On November 17, 2016, the Federal Circuit dismissed CTC’s appeal for a second time. The Federal Circuit then reheard the Wi-Fi One case en banc, and issued a decision on January 8, 2018, expressly overruling Achates and holding that time-bar determinations under Section 315(b) were appealable. The court subsequently granted CTC’s request for a rehearing in this case.
On August 16, 2018, a divided Federal Circuit issued a revised opinion, holding that the petitioner’s IPR review petition was time-barred under Section 315(b) and the Board lacked jurisdiction to institute the IPR proceedings. Although the opinion was primarily issued by a three-judge panel, the full court, sitting en banc, held (with two dissenting judges) that the time-bar was triggered when the complaint was served, regardless of what happened subsequently in the civil litigation. Because the IPR was not instituted properly, the Board’s final written decision finding the challenged claims invalid as anticipated or obvious was vacated. Circuit Judges Timothy B. Dyk and Alan D. Lourie dissented, opining that because courts typically treated voluntary dismissals without prejudice as restoring the parties to the situation that existed before the case had ever been brought, the one-year time-bar of Section 315(b) should not be not triggered if the underlying infringement action is voluntarily dismissed without prejudice.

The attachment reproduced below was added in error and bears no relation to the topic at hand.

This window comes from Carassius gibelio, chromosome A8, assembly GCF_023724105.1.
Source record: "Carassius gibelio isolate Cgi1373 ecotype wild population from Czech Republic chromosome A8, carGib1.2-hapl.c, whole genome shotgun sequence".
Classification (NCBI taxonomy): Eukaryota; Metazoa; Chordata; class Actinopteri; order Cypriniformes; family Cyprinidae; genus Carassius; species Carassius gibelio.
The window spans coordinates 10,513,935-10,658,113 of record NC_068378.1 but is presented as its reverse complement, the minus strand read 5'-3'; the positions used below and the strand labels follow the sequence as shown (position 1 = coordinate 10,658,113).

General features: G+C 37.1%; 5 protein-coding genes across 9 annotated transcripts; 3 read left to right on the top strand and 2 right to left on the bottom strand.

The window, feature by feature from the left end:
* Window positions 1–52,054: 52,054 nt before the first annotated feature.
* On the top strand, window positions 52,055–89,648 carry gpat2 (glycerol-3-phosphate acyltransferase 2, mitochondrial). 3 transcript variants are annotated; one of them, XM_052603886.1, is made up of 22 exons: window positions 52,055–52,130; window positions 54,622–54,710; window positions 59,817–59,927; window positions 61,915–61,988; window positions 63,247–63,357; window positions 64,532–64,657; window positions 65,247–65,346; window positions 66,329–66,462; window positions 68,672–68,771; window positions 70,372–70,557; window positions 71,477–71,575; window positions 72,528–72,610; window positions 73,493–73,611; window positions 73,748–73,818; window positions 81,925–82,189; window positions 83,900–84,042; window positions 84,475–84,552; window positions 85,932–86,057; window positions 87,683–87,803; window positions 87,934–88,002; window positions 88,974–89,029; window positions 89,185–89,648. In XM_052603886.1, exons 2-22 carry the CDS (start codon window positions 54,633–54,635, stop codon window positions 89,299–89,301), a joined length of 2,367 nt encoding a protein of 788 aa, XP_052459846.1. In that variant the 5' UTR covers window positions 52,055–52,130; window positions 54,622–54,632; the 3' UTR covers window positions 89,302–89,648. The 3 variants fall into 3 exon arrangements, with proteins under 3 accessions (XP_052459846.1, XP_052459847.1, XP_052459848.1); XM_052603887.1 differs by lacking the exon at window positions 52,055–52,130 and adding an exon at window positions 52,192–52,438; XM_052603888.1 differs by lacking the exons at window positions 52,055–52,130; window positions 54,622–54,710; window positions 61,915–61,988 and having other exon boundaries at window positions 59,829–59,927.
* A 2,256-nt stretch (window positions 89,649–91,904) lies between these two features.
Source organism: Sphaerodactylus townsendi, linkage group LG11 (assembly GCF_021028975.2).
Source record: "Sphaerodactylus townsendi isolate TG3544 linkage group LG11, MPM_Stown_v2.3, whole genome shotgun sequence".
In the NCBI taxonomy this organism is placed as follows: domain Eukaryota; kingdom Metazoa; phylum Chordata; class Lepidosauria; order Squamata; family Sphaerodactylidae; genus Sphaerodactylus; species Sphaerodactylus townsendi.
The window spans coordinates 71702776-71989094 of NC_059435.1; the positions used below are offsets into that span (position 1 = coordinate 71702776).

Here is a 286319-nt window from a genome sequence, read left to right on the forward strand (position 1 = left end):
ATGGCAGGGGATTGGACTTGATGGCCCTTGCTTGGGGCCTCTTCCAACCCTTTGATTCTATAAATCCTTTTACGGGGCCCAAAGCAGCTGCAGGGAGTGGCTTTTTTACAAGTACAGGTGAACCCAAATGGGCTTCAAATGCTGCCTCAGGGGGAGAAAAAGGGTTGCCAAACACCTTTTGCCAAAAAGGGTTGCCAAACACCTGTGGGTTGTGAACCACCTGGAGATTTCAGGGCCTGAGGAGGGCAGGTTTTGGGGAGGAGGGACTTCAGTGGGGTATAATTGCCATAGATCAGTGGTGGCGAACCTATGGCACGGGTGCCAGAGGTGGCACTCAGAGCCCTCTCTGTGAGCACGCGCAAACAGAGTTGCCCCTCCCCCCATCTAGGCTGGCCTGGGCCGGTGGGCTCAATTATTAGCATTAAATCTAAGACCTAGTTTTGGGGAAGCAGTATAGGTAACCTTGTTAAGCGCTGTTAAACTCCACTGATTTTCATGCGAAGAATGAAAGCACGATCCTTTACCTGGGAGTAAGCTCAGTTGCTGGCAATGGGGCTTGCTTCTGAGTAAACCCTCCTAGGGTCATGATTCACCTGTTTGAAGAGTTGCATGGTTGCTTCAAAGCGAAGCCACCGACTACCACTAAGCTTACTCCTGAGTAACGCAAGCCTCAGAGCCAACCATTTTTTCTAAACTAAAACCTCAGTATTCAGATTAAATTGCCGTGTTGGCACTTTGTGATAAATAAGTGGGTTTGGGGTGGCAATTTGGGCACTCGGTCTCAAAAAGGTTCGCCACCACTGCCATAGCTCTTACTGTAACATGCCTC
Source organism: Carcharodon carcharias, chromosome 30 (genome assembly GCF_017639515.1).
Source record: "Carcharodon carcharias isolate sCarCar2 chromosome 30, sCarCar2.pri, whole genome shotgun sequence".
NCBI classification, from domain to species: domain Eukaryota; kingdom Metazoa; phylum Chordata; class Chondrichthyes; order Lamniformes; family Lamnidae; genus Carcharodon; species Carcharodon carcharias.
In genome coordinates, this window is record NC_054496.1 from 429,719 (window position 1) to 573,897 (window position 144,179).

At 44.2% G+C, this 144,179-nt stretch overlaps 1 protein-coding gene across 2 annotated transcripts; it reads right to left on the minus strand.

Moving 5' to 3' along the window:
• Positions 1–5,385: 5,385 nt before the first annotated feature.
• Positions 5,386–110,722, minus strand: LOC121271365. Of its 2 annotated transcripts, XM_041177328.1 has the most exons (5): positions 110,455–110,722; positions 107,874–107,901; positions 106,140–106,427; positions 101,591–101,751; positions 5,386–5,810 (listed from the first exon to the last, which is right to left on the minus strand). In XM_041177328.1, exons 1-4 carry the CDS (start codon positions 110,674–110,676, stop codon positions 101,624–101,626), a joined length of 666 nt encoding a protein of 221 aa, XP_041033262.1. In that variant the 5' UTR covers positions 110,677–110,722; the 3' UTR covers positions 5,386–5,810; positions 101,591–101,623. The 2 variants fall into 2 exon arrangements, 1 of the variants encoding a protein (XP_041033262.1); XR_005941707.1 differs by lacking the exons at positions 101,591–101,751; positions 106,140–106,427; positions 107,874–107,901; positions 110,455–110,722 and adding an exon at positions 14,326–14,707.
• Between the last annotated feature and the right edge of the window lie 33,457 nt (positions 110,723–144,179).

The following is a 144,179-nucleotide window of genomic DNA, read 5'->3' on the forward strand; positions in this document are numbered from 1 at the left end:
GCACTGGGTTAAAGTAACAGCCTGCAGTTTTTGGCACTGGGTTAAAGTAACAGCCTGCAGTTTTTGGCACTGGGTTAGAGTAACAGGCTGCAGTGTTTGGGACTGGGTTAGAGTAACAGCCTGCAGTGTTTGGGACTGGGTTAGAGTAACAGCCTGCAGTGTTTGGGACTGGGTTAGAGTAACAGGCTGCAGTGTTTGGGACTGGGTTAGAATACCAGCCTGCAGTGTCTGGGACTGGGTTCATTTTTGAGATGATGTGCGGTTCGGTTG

Petition for review. On January 11, 2019, Dex Media filed a petition for certiorari. In its petition, Dex Media contended that the Federal Circuit erred in vacating the Board’s final written decision. The petition posed two questions: (1) "Whether 35 U.S.C. § 314(d) permits appeal of the PTAB’s decision to institute an inter partes review upon finding that § 315(b)’s time bar did not apply," and (2) "Whether 35 U.S.C. § 315(b) bars institution of an inter partes review when the previously served patent infringement complaint, filed more than one year before the IPR." On June 24, 2019, the Supreme Court granted certiorari as to the first question only. On July 15, 2019, Dex Media, Inc., changed its name to Thryv, Inc.